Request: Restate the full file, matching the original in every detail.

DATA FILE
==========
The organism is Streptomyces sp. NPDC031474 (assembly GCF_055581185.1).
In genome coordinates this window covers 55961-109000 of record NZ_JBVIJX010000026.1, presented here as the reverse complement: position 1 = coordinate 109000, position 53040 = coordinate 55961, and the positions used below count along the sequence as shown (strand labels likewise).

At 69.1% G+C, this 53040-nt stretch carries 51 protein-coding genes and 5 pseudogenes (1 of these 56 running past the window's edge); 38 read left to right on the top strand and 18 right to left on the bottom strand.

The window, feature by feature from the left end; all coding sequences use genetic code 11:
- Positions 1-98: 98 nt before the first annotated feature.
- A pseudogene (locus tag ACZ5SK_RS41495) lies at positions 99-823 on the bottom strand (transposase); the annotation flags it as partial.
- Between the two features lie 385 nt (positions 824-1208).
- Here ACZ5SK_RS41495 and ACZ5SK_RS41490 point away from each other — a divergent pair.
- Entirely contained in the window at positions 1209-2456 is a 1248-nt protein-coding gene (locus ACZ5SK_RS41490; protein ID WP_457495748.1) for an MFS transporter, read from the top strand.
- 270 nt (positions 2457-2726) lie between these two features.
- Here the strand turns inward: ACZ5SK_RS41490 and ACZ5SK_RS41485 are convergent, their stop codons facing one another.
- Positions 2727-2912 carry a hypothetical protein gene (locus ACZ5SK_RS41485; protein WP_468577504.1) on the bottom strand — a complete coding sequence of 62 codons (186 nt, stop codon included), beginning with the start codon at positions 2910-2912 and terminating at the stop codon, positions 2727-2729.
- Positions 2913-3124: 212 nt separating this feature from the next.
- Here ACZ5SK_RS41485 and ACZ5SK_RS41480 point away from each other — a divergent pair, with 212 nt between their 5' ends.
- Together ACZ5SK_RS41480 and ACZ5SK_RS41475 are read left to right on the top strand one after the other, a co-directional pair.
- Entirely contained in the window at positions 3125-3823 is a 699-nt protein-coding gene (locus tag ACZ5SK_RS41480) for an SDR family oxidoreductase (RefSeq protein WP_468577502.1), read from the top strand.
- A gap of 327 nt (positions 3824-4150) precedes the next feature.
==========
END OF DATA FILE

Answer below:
The organism is Streptomyces sp. NPDC031474 (assembly GCF_055581185.1).
In genome coordinates this window covers 55961-109000 of record NZ_JBVIJX010000026.1, presented here as the reverse complement: position 1 = coordinate 109000, position 53040 = coordinate 55961, and the positions used below count along the sequence as shown (strand labels likewise).

At 69.1% G+C, this 53040-nt stretch carries 51 protein-coding genes and 5 pseudogenes (1 of these 56 running past the window's edge); 38 read left to right on the top strand and 18 right to left on the bottom strand.

The window, feature by feature from the left end; all coding sequences use genetic code 11:
- Positions 1-98: 98 nt before the first annotated feature.
- A pseudogene (locus tag ACZ5SK_RS41495) lies at positions 99-823 on the bottom strand (transposase); the annotation flags it as partial.
- Between the two features lie 385 nt (positions 824-1208).
- Here ACZ5SK_RS41495 and ACZ5SK_RS41490 point away from each other — a divergent pair.
- Entirely contained in the window at positions 1209-2456 is a 1248-nt protein-coding gene (locus ACZ5SK_RS41490; protein ID WP_457495748.1) for an MFS transporter, read from the top strand.
- 270 nt (positions 2457-2726) lie between these two features.
- Here the strand turns inward: ACZ5SK_RS41490 and ACZ5SK_RS41485 are convergent, their stop codons facing one another.
- Positions 2727-2912 carry a hypothetical protein gene (locus ACZ5SK_RS41485; protein WP_468577504.1) on the bottom strand — a complete coding sequence of 62 codons (186 nt, stop codon included), beginning with the start codon at positions 2910-2912 and terminating at the stop codon, positions 2727-2729.
- Positions 2913-3124: 212 nt separating this feature from the next.
- Here ACZ5SK_RS41485 and ACZ5SK_RS41480 point away from each other — a divergent pair, with 212 nt between their 5' ends.
- Together ACZ5SK_RS41480 and ACZ5SK_RS41475 are read left to right on the top strand one after the other, a co-directional pair.
- Entirely contained in the window at positions 3125-3823 is a 699-nt protein-coding gene (locus tag ACZ5SK_RS41480) for an SDR family oxidoreductase (RefSeq protein WP_468577502.1), read from the top strand.
- A gap of 327 nt (positions 3824-4150) precedes the next feature.